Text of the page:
After we had a quick overview of STM32 ADC peripheral we can start digging deeper in to specifics. In order to understand simple things lets go with simplest case – single conversion mode. In this mode ADC does one conversion and then stops. After ADC conversion result is stored in to 16-bit ADC_DR data register (remember that conversion result is 12-bit), then End of Conversion (EOC) flag is set and interrupt is generated if EOCIE flag is set. Same situation is if injected channel is converted. The difference is that result is stored in to corresponding ADC_DRJx register, JEOC flag is set and interrupt generated if JEOCIE flag is set.
In our example we are going to measure the internal temperature sensor value and send it using USART. Temperature sensor is internally connected to ADC1_IN16 channel. Algorithm will start single conversion and wait for conversion complete flag EOC. Then we are going to read ADC value from ADC_DR register, which later will be used to calculate in temperature value in Celsius and sent via USART. So we should see value in terminal screen. Continue reading
STM32 ADC is pretty complex peripheral. It is designed to be flexible enough to accomplish complex tasks. We are going to dedicate few posts where we will try to cover main features and give working examples of code.
The block schematic may look scary at first time but if you look closer it can be split in to several pieces that are responsible for different functions. Will will go through them step by step to make it look more clear.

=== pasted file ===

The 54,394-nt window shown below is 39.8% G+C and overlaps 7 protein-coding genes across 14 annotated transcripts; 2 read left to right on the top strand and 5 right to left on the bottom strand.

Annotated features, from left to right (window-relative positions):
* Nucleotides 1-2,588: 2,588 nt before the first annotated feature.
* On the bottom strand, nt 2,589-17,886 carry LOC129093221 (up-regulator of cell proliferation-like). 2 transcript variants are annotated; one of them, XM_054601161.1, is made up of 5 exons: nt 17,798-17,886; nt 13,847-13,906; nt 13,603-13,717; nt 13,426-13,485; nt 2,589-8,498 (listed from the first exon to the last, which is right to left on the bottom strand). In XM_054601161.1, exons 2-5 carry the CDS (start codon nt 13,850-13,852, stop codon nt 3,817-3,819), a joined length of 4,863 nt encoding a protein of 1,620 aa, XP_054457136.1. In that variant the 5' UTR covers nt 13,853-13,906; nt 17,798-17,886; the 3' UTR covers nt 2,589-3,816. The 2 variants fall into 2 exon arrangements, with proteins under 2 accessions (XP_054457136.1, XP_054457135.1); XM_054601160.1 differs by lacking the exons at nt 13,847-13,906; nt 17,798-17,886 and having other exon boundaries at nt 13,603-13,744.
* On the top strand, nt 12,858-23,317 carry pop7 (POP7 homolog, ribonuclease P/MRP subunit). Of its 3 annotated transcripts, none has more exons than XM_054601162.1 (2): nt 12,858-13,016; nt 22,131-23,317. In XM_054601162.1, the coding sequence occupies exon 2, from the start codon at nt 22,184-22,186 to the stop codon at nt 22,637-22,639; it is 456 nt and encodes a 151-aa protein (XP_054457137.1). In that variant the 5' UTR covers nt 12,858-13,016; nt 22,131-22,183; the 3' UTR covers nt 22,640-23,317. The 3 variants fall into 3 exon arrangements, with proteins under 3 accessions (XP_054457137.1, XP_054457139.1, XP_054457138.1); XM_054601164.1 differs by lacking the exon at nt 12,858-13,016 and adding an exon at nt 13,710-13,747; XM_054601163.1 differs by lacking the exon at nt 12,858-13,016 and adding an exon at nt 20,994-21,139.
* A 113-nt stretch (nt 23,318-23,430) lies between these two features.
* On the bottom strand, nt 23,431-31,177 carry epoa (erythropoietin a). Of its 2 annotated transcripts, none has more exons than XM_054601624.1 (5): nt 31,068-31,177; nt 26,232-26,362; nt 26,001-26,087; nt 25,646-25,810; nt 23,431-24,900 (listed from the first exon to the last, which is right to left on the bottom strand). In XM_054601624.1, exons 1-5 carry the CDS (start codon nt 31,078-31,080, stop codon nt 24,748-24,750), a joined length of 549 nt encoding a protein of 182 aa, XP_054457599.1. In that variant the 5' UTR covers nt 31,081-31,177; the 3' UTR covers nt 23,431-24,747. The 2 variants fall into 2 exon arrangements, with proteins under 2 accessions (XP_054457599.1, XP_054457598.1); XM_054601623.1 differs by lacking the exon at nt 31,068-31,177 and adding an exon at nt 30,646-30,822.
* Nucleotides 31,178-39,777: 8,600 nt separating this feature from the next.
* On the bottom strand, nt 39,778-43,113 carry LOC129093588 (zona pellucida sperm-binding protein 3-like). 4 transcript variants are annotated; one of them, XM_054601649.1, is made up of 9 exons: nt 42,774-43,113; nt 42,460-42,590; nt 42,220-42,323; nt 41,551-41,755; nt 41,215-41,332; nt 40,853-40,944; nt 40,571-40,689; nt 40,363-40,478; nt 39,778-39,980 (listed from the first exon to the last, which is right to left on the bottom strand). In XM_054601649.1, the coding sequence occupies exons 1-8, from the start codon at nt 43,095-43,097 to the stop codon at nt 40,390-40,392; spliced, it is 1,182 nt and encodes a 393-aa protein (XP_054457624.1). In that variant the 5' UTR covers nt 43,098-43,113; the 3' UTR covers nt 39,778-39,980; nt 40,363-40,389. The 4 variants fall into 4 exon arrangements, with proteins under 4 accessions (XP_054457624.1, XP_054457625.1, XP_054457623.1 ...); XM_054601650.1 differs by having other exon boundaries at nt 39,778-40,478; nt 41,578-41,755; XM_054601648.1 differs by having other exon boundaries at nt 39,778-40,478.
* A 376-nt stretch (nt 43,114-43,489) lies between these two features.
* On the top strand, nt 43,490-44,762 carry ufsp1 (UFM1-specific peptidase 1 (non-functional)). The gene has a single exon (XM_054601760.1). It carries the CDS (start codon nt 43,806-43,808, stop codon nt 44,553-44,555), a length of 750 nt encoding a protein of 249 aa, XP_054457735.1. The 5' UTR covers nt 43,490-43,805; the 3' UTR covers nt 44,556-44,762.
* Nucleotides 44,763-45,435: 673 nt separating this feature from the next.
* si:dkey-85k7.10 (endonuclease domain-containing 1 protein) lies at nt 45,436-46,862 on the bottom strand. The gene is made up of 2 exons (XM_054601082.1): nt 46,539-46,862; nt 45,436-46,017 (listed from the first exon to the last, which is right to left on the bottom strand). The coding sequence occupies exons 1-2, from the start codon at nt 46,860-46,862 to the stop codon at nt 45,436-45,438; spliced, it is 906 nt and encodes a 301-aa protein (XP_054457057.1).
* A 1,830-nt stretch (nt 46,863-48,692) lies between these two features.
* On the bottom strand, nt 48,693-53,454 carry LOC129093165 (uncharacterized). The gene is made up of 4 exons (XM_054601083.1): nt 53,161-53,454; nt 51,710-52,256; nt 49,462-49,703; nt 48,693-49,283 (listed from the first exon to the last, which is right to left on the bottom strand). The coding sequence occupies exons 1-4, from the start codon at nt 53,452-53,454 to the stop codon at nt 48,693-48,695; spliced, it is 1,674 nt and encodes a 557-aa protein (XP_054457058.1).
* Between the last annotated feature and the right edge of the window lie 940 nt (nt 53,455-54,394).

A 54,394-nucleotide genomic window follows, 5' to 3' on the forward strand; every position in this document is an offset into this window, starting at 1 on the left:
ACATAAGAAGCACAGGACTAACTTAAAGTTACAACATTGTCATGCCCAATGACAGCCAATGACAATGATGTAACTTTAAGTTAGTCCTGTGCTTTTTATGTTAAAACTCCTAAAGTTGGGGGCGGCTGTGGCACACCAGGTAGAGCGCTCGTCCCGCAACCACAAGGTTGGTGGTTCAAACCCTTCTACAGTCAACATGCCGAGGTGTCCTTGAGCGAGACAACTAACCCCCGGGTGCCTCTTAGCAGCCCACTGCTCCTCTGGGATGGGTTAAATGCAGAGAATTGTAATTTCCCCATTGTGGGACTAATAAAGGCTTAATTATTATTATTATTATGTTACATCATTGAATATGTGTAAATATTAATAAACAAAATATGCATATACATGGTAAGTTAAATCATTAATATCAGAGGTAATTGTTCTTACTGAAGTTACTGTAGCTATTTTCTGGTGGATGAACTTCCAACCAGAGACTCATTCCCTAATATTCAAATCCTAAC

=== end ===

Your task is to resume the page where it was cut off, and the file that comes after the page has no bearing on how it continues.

In many microcontroller projects you need to read and write data. It can be reading data from peripheral unit like ADC and writing values to RAM. In other case maybe you need send chunks of data using SPI. Again you need to read it from RAM and constantly write to SPI data register and so on. When you do this using processor – you loose a significant amount of processing time. In order to avoid occupying CPU most advanced microcontrollers have Direct memory Access (DMA) unit. As its name says – DMA does data transfers between memory locations without need of CPU.
Low and medium density ST32 microcontrollers have single 7 channel DMA unit while high density devices have two DMA controllers with 12 independent channels. In STM32VLDiscovery there ST32F100RB microcontroller with single DMA unit having 7 channels. Continue reading
In previous part of tutorial we have covered simple USART routines that sends data directly to USART peripheral. This is OK to use such approach when project isn’t time critical and processing resources are far from limits. But most often we stuck with these limiting factors especially when RTOS is used or when we perform critical real time data processing. And having USART routines with while loop based wait isn’t a good idea – it simply steals processing power only to send a data.
As you may guessed – next step is to employ interrupts.
As you can see there are many sources to trigger interrupts and each of them are used for different purpose. In order to use one or another interrupt first it has to be enabled in USART control register (USART_CR1, USART_CR2 or USART_CR3). Then NVIC USART_IRQn channel has to be enabled in order to map interrupt to its service routine. Because NVIC has only one vector for all USART interrupt triggers, service routine has to figure out which of interrupts has triggered an event. This is done by checking flags in USART status register (USART_SR). Continue reading